Electricity costs to ultimate consumers in PH
July 7, 2010 1:06am CST
http://ph.news.yahoo.com/gma/20100706/tbs-meralco-to-charge-consumers-p0-058-p-1da90e5.html The Philippine rate of about USD 0.23 per KWH is well above the United States average of about USD 0.14 (cheapest about USD 0.07 in North Dakota and USD 0.16 in Alaska) It seems a very good idea to invest in energy systems that, for instance, can convert the heat of the sun into electricity. electratherm.com in Nevada, USA sells a "green machine" that has an ROI is about 6 years. The machine intakes heated brine at about 90 degrees centigrade, transfers the heat into a closed loop system composed of a refrigerant, it's ancillaries and turbine. The output is prime movement for a power generator. The green machine can drive a water pump directly or a drive a power generator. The reason I have blogged it here is: - The machine seems to come in mutiples of 50KW. I plan to use only 3KW tops for the house as a test system. - The supplier asks for three credit references to become a dealer. I have less than three. - The supplier asks for an existing team of field support personnel. I have only my self for now. - The goal is to test a system, verify the promised performance and generate 100% green, renewable and sustainable energy for people who need it most. If you are interested in this for any reason, please advise. What do you think?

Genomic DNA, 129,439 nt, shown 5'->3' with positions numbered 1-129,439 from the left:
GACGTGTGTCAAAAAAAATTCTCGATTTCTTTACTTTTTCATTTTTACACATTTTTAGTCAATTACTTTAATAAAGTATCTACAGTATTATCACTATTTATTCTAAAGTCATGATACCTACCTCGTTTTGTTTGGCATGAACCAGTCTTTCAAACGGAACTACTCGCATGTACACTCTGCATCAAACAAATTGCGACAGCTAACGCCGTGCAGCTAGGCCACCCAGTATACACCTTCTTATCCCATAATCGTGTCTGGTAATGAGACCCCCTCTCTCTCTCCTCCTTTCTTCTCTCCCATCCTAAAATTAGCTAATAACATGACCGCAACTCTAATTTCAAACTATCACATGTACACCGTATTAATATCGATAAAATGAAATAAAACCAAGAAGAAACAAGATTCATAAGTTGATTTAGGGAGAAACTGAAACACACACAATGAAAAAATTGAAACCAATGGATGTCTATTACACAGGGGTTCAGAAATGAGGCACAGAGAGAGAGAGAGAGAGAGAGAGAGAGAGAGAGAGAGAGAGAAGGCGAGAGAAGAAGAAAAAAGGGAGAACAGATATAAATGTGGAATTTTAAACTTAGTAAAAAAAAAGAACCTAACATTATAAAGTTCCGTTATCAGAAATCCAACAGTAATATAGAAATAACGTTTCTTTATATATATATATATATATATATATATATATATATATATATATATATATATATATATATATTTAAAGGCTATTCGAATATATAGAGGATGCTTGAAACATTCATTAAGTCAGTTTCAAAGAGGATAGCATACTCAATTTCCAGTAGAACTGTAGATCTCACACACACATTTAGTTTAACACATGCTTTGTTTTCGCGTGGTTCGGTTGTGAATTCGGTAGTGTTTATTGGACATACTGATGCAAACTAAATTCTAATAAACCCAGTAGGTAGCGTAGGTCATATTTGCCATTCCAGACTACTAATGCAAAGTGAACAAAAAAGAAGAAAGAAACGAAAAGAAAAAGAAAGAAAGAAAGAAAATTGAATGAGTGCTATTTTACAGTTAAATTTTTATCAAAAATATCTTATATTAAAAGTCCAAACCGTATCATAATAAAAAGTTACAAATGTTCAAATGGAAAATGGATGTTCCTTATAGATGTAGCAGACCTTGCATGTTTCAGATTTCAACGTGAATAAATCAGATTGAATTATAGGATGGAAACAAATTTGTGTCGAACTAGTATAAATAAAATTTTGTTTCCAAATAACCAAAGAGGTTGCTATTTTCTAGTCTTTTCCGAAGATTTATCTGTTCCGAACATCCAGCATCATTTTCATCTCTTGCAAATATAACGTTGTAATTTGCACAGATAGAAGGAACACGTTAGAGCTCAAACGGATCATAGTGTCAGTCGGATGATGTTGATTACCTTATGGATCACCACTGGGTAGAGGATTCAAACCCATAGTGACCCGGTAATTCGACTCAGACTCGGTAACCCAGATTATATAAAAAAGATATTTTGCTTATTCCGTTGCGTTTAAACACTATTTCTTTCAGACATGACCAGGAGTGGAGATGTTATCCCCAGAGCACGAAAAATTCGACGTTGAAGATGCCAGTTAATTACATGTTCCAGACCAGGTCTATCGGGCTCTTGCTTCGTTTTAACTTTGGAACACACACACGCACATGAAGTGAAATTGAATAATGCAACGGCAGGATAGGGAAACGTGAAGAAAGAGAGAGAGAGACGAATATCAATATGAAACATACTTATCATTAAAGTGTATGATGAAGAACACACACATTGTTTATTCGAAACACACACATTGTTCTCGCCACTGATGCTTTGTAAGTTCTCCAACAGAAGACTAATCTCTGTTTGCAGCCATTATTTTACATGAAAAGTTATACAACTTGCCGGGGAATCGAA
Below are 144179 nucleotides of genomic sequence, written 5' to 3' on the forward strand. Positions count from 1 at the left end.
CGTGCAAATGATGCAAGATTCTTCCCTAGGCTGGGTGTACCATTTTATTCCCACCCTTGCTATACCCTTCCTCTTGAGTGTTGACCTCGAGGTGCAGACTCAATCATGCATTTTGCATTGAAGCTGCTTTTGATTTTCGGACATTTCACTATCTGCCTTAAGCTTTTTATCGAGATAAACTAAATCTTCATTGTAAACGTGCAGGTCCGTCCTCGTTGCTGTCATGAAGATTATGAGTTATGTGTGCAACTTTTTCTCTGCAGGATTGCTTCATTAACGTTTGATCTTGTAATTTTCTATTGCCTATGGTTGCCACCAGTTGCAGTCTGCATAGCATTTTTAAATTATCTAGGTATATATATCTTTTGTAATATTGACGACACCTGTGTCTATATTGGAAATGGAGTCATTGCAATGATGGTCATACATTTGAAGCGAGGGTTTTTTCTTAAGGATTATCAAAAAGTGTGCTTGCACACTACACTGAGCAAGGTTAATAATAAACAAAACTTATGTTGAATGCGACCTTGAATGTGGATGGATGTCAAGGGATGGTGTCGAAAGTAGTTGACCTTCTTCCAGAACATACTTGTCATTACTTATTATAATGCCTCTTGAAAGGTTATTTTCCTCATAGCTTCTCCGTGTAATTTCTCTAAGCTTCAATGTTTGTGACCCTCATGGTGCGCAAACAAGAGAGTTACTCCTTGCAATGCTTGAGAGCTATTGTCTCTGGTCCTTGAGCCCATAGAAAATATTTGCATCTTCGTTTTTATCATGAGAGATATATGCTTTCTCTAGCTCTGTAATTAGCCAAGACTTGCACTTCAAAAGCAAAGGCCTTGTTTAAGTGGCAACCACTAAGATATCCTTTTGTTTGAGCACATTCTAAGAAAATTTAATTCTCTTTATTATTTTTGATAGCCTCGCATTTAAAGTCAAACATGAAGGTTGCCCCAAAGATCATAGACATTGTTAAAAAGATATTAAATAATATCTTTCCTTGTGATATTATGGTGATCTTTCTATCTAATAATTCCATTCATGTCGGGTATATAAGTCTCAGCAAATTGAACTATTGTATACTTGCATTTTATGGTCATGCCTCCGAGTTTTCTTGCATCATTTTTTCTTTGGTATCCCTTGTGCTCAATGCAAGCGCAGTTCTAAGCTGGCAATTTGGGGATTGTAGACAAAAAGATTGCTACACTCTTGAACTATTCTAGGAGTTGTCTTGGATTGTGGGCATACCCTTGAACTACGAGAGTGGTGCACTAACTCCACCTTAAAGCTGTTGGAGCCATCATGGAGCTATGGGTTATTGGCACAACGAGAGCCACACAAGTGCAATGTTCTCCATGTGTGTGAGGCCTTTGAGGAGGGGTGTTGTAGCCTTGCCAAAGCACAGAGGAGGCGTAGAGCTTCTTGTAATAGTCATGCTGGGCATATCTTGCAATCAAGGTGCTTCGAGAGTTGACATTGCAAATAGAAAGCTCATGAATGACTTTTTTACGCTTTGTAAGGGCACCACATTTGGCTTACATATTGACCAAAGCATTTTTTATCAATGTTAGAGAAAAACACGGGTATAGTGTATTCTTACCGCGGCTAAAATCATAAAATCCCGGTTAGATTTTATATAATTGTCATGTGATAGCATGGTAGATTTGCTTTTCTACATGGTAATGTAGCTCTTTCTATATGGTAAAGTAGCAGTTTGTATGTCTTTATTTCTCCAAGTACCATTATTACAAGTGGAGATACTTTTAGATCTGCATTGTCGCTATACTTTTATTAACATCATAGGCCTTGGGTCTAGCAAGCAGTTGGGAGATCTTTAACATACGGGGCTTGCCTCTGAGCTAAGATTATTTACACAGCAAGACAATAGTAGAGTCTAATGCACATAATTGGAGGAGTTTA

8 Jul 10
It seems very soon, households will be generating their own power i.e. a small power plant for the home. Solar panels are still too expensive but the technology used by Napocor to generate electricity from geothermal in the megawatt scale is already available at multiples of 50KW. I wish new businesses would be approved to allow people or small communities to generate their own power. What do you think?
7 Jul 10
Now that Noy has won, there's nothing to stop meralco in their reign of terror when it comes to electric bills! i never knew that we still have coal plants which are too old. good luck with that technology, how much does it cost? i wish there's a generator that gets both sun,rain drop water and wind to be converted as energy
8 Jul 10
Interesting. We are now able to consider power generation without burning fossil fuel. It seems majority of areas in Philippines will benefit from solar thermal to mechanical conversion because sunlight is so common everywhere. It's much unlike wind systems that are applicable only to certain areas where the wind has a high average speed. Solar panels are still too expensive per KW. Hydroelectrics can only work along a huge infrastructure channeling lots of water. It seems using a solar pond of brine, along with a "green machine" to convert the residual heat into electricity is not only cheaper but is pollution-free and sustainable. What do you think?